The Cool Box
by Nod Ghosh
Ross opened the cool box and removed remnants of his wife’s wedding gown, a pair of pliers, the telephone from his grandmother’s hallway, a light moment, two books of paramount importance, his daughter’s milk teeth, effervescent conversation and a piece of sky, the tenderness of his mother’s bosom, the sweat of children running from parents shot by insurgents, a medley of vegetables, the disappearance of two American teenagers, refusal to use dental floss, a holiday in Tyneside, the temperamental nature of a wolf’s disposition, his brother’s charm, latex gloves, his drama teacher with the blood disorder who walked on crutches after bleeding into his knees, a deformed cactus, the visages of two cats, disparaging and cruel, an engineer’s rule, Bach’s cello suites No. 1-6, a Mexican wave, ten pins, all the reports he’d produced in the last hundred and fourteen months, a dinosaur tooth, non-iodised salt, a mission to eradicate multi-drug-resistant organisms, a punnet of strawberries, the plagiarism of fools, dormant mushroom spores, a glass table he had coveted but never bought, dielectric grease at three hundred and nineteen dollars for ten millilitres, a tablespoon, a symphony of simultaneous orgasms, cream, manufactured dreams available on-line, developmental delays, a red squirrel from France, two plastic wine-glasses, seven long-playing records he’d never owned, a tomato, mustard, meringue nests, soft cheese, a low-carb sandwich for Rita, and he still couldn’t find the paper plates.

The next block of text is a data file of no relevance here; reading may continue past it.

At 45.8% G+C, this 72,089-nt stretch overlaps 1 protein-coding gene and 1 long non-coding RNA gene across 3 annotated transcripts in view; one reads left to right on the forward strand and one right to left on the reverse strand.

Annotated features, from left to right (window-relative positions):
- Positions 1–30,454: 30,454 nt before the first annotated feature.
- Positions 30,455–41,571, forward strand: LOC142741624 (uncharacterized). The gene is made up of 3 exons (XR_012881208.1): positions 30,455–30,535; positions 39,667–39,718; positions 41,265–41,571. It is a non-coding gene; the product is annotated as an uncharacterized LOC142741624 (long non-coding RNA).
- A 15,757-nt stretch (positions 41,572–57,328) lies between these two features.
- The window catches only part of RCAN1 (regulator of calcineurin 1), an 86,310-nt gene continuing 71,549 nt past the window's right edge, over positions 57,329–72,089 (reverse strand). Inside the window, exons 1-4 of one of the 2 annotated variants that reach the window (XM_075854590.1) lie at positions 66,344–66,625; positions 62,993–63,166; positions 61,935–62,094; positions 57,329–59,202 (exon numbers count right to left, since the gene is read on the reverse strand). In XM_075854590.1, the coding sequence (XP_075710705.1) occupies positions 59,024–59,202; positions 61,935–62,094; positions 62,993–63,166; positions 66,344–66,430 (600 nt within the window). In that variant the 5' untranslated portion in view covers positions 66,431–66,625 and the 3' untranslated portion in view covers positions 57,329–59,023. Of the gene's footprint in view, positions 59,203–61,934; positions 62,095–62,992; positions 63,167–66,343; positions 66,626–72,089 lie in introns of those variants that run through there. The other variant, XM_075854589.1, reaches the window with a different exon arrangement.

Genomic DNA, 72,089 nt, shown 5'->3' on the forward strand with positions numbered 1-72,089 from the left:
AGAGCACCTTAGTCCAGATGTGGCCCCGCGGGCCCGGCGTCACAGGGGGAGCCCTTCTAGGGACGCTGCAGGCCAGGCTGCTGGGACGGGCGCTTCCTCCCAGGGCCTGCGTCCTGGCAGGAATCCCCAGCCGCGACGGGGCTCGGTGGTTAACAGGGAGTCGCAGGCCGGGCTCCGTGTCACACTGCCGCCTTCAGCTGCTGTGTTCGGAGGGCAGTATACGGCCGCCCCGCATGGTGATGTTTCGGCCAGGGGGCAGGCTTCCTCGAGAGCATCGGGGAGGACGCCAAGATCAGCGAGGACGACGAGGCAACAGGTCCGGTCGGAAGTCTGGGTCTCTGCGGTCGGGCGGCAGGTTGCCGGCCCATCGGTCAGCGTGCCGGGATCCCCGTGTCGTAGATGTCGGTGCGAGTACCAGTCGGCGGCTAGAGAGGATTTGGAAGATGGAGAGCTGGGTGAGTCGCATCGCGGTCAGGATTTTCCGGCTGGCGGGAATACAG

‘Are you sure you packed them?’ he asked.
Rita’s hair blew across her eyes.
‘Here they are.’ She pulled out a pack wrapped in plastic. ‘Honestly, I don’t know what you were thinking. You seemed lost.’
An invisible comet may or may not have streaked across the sky.
‘They were right in front of you’.